All this to say, I feel this nagging feeling in the back of my head as I try to remember what I named a partially done blog post that I considered finishing for this week or the next. Alas, my short search landed me nowhere.

So, I tell you, this post is not what I had hoped it would be about. And in case you were wondering, I will probably complete an extensive search before I ultimately decide if I should completely start anew with the idea I have literally been toiling with for over a year.

Each time, I want to add something to one of my partial posts, I am nowhere near my computer. I would write it on a notepad, but these thoughts usually come when I am in the middle of work. I try my best not to deal with any personal matters while I am at work.

Regardless, there is a part of me that enjoys going back to an old unfinished post. I get excited because I like to see how far I have come in one way or another. Although, part of me also gets anxiety. I usually get anxiety because most of my unfinished posts tend to deal with a lot of difficult topics.

Difficult personal topics. Topics that I know I want to one day share. But, not quite yet.

I know this seems ironic (yet seemingly fitting) considering my opening line in last week’s post was “Sometimes I am hesitant to share my heart.” If you read on, you’d learn my faith in Jesus Christ is not one of the topics I leave for unfinished blog posts.

My writing journey throughout this blog and life, in general, have deeply challenged me to put myself out there more. Both have challenged me to not live in fear of what others may say. Or, that could be the several sermons my pastor has given lately about not living in fear talking.

Regardless, I am hoping this post will challenge me to finish those unfinished blog posts. To put myself out there. To use my God-given talent to help even just one person who shares in my struggles.

May we all challenge ourselves to finish the unfinished.





Sharing My Heart: I Am Not Ashamed

Romans 1-16

Sometimes, I am hesitant to share my heart.

Satan likes to tempt me to believe that talking about God on this platform is not necessary. But, I refuse to let his temptations get the best of me. So, today, I am going to share my heart, even if it seems mundane, repetitive, or unnecessary.

Today, I am going to tell some of you for the first time and remind others that I have a relationship with Jesus. I am not ashamed of the gospel. I am not ashamed of what I know in my heart to be true, regardless of what the world may profess.

It is because of this lack of shame I tell you, whenever I need to calm my mind and focus at work or at home, I listen to music. I listen to Christian music that proclaims the beautiful name of Jesus. Today was one of those days I desperately needed to wind down and focus. My mind and talkative nature seemed to be everywhere but present at my job.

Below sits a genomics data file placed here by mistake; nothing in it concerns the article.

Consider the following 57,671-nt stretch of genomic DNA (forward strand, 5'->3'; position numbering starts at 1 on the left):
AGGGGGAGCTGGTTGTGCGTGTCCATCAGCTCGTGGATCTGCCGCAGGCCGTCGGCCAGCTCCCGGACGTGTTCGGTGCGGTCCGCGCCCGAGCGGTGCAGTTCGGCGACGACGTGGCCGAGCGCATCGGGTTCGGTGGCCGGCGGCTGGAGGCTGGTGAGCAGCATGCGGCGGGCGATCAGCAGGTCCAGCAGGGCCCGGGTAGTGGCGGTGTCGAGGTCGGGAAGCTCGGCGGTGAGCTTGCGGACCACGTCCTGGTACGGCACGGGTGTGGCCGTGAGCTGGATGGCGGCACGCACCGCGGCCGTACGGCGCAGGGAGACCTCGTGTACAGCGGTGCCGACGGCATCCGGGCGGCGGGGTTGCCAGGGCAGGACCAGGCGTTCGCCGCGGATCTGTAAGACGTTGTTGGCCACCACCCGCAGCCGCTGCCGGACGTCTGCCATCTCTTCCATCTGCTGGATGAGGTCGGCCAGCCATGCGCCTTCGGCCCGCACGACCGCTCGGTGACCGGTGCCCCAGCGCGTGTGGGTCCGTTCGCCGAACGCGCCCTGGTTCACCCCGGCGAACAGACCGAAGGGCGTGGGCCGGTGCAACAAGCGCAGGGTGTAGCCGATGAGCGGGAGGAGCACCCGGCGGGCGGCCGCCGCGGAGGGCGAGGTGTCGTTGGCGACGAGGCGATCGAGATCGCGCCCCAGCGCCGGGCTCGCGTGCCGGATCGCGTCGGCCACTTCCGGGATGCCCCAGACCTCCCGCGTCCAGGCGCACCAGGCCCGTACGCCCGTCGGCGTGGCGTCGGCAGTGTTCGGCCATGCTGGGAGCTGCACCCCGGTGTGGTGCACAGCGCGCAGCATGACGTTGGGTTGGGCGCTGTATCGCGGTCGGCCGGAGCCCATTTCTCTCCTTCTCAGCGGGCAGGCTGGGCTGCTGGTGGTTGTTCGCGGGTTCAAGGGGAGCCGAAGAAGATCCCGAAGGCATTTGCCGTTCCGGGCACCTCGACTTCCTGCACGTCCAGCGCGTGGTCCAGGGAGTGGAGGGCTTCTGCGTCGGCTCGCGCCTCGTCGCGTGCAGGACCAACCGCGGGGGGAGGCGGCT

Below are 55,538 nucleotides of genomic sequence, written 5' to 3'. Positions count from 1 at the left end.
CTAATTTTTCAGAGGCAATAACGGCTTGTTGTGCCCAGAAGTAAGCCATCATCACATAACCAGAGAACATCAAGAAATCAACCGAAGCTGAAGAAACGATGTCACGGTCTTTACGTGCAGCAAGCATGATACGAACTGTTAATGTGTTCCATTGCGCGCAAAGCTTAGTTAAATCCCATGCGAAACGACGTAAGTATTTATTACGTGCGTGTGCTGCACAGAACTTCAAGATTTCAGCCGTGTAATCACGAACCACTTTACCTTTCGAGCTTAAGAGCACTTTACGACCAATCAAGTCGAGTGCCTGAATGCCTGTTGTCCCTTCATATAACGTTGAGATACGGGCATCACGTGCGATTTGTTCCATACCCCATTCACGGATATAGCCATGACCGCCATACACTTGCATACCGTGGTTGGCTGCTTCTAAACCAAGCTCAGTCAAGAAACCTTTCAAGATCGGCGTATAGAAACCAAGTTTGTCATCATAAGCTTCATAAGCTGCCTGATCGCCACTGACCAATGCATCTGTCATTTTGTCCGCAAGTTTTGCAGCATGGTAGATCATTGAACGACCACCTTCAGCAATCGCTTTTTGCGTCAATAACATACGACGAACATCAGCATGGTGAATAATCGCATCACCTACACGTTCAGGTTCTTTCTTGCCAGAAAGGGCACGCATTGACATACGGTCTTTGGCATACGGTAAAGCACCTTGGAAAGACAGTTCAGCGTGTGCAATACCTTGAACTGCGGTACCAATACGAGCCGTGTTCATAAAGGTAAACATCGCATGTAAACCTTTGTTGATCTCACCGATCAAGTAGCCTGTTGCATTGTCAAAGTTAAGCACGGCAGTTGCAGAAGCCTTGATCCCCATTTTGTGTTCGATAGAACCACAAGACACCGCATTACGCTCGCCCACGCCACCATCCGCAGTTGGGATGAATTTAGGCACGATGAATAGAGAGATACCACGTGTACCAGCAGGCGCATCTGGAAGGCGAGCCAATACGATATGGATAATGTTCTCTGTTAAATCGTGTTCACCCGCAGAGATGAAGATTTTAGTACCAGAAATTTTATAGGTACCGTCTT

So, I did what I know best. I listened to music while working. Thankfully, I work at an organization that allows this. In the midst of paperwork, I found myself intimately worshiping and praising God. I found myself with tears in my eyes at the goodness and graciousness of God.

I found myself overwhelmed and in awe of God’s majesty. I found myself magnified by His power, glory, and strength all because of one song, “Strong God” by Vertical Church Band.

Father to the fatherless
Defender of the weak
Freedom for the prisoner
We sing

The opening verse brought me to a near standstill and almost flooded my face with tears. I continue to grapple with the first five years of life as an orphan. I still look back at that time. I still try to process all that it means for me, nearly seventeen and a half years later.

I still need the constant reminder, God is my Father and I am His chosen child, adopted into His Kingdom. Then, I hear the words:

With us in the wilderness
Faithful to provide
Every breath and every step
We sing

As I have touched on previously, 2016 was one of the most difficult years of life I have had thus far in my short existence. That year, I found myself in a deep pit, in a valley of depression.

Six months into 2017, I no longer find myself in a pit, but I still catch myself looking back down into the pit. I am not too far away from it either. In fact, there are times I feel inclined to crawl back in for a reason unclear to me. I still find myself looking over my shoulder wondering if it is okay to move on, to take a tiny step forward.

The above words remind me it is God who brought me out of the pit. He allowed the bad to happen. He was with me in the wilderness of life. He was with me in the pit. He provided for me in ways my heart did not know I needed. He provided and ordained every breath and every step.

He is not the God of uncertainty. He is not the God of weakness. He is Emmanuel. He is the Messiah.